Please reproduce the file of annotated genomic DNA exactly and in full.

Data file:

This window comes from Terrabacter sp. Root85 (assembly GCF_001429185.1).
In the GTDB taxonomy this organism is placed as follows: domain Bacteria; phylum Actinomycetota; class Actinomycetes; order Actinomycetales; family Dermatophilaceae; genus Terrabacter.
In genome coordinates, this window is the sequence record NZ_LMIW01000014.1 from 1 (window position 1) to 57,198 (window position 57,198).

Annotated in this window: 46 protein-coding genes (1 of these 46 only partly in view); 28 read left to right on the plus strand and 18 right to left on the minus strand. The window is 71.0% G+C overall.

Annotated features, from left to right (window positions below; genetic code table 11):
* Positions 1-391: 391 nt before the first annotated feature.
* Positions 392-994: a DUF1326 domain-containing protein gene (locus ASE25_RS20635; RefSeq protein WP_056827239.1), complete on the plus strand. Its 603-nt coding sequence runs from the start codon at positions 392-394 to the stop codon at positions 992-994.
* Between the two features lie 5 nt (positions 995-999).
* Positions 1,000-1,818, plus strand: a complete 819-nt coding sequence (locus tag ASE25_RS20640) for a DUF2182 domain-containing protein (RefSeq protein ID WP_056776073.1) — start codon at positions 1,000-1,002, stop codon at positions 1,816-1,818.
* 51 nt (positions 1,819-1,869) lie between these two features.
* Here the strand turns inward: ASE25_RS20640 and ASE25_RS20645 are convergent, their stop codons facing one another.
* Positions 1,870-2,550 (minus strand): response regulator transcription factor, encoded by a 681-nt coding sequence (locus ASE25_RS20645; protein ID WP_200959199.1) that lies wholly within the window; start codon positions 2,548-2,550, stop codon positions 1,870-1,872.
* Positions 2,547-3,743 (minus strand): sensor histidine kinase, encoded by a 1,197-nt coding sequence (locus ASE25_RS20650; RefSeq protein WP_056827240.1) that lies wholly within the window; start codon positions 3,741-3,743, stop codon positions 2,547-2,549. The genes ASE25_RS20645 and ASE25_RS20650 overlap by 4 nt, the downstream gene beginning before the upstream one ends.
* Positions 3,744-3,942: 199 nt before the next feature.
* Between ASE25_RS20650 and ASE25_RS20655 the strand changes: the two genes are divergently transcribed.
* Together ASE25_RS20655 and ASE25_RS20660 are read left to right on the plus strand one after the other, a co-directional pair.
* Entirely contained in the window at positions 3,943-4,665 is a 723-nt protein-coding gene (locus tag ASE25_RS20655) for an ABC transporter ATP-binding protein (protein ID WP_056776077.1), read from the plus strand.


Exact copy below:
This window comes from Terrabacter sp. Root85 (assembly GCF_001429185.1).
In the GTDB taxonomy this organism is placed as follows: domain Bacteria; phylum Actinomycetota; class Actinomycetes; order Actinomycetales; family Dermatophilaceae; genus Terrabacter.
In genome coordinates, this window is the sequence record NZ_LMIW01000014.1 from 1 (window position 1) to 57,198 (window position 57,198).

Annotated in this window: 46 protein-coding genes (1 of these 46 only partly in view); 28 read left to right on the plus strand and 18 right to left on the minus strand. The window is 71.0% G+C overall.

Annotated features, from left to right (window positions below; genetic code table 11):
* Positions 1-391: 391 nt before the first annotated feature.
* Positions 392-994: a DUF1326 domain-containing protein gene (locus ASE25_RS20635; RefSeq protein WP_056827239.1), complete on the plus strand. Its 603-nt coding sequence runs from the start codon at positions 392-394 to the stop codon at positions 992-994.
* Between the two features lie 5 nt (positions 995-999).
* Positions 1,000-1,818, plus strand: a complete 819-nt coding sequence (locus tag ASE25_RS20640) for a DUF2182 domain-containing protein (RefSeq protein ID WP_056776073.1) — start codon at positions 1,000-1,002, stop codon at positions 1,816-1,818.
* 51 nt (positions 1,819-1,869) lie between these two features.
* Here the strand turns inward: ASE25_RS20640 and ASE25_RS20645 are convergent, their stop codons facing one another.
* Positions 1,870-2,550 (minus strand): response regulator transcription factor, encoded by a 681-nt coding sequence (locus ASE25_RS20645; protein ID WP_200959199.1) that lies wholly within the window; start codon positions 2,548-2,550, stop codon positions 1,870-1,872.
* Positions 2,547-3,743 (minus strand): sensor histidine kinase, encoded by a 1,197-nt coding sequence (locus ASE25_RS20650; RefSeq protein WP_056827240.1) that lies wholly within the window; start codon positions 3,741-3,743, stop codon positions 2,547-2,549. The genes ASE25_RS20645 and ASE25_RS20650 overlap by 4 nt, the downstream gene beginning before the upstream one ends.
* Positions 3,744-3,942: 199 nt before the next feature.
* Between ASE25_RS20650 and ASE25_RS20655 the strand changes: the two genes are divergently transcribed.
* Together ASE25_RS20655 and ASE25_RS20660 are read left to right on the plus strand one after the other, a co-directional pair.
* Entirely contained in the window at positions 3,943-4,665 is a 723-nt protein-coding gene (locus tag ASE25_RS20655) for an ABC transporter ATP-binding protein (protein ID WP_056776077.1), read from the plus strand.